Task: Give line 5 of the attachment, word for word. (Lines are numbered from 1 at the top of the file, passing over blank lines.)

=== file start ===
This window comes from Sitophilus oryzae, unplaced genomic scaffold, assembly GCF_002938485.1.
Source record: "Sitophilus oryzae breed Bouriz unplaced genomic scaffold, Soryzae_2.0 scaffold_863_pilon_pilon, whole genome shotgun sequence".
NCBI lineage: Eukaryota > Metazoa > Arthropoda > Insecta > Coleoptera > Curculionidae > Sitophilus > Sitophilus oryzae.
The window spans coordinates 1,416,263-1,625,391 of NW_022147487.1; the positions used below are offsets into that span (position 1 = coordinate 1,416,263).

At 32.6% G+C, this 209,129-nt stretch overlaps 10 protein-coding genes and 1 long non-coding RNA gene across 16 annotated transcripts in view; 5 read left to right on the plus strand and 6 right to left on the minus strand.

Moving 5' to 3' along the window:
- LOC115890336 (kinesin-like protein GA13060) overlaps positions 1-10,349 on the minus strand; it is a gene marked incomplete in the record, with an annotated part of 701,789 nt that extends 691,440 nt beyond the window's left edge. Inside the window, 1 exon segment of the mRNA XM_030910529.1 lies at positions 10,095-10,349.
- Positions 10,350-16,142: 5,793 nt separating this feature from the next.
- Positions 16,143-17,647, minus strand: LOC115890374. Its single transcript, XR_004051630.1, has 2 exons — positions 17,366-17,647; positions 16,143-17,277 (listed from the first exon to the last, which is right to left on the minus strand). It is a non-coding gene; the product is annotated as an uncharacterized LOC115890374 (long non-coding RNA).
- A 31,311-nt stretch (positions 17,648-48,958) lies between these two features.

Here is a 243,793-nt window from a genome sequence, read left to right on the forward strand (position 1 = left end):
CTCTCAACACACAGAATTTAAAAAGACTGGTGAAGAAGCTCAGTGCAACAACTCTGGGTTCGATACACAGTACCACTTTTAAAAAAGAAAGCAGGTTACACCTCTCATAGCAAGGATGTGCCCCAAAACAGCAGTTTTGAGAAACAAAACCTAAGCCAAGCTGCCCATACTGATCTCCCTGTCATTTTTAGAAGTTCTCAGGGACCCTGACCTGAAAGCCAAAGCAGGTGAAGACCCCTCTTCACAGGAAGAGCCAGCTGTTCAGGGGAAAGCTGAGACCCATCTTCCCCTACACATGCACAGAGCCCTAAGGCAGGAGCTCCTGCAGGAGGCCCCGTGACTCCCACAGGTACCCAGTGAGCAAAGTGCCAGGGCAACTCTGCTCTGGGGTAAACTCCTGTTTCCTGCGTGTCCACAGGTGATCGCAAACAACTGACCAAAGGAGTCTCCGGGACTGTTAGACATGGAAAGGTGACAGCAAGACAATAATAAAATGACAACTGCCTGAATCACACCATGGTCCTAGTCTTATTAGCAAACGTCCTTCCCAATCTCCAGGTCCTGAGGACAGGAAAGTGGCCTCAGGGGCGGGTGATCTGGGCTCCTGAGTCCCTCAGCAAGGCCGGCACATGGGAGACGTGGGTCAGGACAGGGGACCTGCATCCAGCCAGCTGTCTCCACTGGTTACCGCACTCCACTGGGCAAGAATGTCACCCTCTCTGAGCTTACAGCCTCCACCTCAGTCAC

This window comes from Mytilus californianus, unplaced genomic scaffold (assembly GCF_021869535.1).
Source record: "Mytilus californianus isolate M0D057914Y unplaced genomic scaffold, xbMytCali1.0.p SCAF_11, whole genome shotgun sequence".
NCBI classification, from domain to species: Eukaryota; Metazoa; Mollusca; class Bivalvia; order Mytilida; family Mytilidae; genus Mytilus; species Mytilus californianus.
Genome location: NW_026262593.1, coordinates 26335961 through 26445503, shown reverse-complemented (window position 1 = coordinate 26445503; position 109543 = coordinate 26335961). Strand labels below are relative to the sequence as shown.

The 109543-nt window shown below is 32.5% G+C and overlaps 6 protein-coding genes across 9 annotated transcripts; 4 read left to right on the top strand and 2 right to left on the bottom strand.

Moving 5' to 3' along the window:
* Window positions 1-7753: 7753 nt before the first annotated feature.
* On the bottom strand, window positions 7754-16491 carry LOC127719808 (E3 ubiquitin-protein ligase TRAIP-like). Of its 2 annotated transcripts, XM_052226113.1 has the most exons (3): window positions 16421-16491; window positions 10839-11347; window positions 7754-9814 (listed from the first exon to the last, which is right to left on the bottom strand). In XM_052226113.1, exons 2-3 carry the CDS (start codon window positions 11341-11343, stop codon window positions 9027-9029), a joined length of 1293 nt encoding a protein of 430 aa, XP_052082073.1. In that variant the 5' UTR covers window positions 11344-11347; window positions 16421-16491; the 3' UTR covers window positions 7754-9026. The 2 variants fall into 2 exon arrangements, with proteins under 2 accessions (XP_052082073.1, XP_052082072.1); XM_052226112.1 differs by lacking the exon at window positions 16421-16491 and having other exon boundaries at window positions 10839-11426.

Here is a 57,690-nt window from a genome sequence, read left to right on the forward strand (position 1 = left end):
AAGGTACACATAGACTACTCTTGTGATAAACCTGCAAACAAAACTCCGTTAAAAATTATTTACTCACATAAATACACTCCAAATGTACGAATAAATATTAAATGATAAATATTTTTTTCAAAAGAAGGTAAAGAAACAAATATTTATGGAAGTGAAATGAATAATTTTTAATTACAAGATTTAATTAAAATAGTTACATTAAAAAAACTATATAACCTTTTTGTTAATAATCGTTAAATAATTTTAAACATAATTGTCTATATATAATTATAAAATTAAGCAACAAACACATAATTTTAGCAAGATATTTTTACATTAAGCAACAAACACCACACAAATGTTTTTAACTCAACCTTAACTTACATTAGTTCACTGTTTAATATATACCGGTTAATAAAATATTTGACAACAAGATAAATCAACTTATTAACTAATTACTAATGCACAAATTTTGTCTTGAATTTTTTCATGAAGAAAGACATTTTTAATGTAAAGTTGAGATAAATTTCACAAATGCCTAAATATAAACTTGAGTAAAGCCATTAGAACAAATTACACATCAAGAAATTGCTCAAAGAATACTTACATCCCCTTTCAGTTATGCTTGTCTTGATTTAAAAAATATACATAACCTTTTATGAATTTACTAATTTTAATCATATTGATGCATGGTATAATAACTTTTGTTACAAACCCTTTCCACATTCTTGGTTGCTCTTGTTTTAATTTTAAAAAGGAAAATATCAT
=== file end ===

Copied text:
At 32.6% G+C, this 209,129-nt stretch overlaps 10 protein-coding genes and 1 long non-coding RNA gene across 16 annotated transcripts in view; 5 read left to right on the plus strand and 6 right to left on the minus strand.